covers higher education and politics for The Texas Tribune and hosts the Tribune's weekly podcast. His writing has also appeared in Texas Monthly and The Texas Observer. Born in Houston and raised in Massachusetts, he has a bachelor's degree in English from Vanderbilt University.
Last month, Austin Community College President Richard Rhodes announced that he had struck a deal with the University of Texas at Austin to allow students to "reverse transfer." Now he's in talks to do the same at Texas State.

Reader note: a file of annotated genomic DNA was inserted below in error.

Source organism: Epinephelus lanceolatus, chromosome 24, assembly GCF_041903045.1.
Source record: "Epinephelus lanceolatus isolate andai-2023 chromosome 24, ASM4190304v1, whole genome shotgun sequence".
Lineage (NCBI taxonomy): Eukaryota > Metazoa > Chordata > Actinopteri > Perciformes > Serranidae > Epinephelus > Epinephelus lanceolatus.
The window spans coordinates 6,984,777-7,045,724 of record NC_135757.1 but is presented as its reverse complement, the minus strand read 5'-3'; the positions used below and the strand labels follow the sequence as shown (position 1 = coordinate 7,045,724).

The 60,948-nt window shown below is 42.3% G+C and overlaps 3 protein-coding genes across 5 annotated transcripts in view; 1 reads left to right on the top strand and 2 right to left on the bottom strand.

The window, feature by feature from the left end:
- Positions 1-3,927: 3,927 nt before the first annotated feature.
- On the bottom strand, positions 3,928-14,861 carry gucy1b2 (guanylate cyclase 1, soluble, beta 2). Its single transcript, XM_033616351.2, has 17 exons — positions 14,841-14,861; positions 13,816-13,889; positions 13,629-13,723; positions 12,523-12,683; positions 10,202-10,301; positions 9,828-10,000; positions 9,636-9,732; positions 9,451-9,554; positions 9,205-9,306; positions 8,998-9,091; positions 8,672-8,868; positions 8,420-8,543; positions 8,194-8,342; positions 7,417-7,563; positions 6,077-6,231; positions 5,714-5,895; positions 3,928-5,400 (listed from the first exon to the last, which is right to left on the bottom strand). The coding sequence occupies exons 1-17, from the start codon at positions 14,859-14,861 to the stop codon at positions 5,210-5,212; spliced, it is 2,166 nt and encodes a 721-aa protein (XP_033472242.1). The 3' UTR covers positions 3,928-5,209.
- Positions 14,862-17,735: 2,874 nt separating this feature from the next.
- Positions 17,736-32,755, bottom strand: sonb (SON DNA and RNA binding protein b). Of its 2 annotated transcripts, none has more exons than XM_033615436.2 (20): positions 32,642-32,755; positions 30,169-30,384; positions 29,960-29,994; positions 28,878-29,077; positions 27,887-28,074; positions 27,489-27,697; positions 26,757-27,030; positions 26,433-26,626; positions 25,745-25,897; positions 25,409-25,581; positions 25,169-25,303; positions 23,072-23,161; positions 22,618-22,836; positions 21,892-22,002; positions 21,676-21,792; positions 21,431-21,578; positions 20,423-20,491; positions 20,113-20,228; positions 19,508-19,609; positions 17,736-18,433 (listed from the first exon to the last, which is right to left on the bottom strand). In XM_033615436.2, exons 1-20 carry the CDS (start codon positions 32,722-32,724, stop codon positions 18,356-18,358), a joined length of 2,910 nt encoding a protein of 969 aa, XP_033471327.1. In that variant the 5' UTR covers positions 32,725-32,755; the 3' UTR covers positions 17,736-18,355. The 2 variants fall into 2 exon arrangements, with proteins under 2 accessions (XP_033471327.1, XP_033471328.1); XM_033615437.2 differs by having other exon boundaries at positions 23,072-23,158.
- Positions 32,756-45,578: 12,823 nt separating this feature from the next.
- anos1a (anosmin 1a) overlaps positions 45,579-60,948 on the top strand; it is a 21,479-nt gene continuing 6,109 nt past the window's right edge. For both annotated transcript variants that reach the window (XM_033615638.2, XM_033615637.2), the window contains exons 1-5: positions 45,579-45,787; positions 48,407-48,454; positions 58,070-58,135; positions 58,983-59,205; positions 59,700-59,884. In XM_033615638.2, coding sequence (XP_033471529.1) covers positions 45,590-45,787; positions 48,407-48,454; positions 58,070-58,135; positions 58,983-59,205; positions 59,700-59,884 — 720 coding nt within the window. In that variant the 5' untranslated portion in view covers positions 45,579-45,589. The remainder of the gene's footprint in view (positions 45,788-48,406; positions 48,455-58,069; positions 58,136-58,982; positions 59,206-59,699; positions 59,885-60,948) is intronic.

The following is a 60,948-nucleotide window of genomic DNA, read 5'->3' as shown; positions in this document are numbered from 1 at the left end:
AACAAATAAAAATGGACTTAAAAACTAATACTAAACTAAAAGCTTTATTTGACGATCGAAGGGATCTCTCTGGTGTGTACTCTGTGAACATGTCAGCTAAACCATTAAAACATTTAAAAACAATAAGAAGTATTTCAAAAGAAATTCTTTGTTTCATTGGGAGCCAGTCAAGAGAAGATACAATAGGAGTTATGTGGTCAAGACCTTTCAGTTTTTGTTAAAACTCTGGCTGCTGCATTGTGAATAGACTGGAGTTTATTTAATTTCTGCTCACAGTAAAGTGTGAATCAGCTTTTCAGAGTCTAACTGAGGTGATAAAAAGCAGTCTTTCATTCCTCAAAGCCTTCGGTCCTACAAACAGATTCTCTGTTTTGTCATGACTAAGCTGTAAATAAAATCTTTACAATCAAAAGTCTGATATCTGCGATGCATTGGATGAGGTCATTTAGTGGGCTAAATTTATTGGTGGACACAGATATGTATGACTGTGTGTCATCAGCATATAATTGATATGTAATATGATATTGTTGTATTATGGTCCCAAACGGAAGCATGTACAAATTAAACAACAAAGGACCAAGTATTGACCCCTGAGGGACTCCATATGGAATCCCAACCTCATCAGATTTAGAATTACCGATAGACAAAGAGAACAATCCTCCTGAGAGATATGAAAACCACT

With a number of university system regents coming to the end of their terms, the Texas Coalition for Excellence in Higher Education issued a call for the timely appointment of "well-prepared, devoted, and conflict-free" replacements.
On the heels of Gov. Rick Perry's endorsement of a plan to let South Texas get access to the Permanent University Fund, educators and legislators from the region were energized about the prospects for a plan for a new university there.
In his State of the State address on Tuesday, Gov. Rick Perry touted the $10,000 bachelor's degrees at Texas universities he called for two years ago. Now that they exist, how can cash-strapped Texas students access them?
In 2011, to the chagrin of many university administrators, legislators declined to approve the financing of any campus construction projects. But comments from state leaders on Thursday may offer new hope for 2013.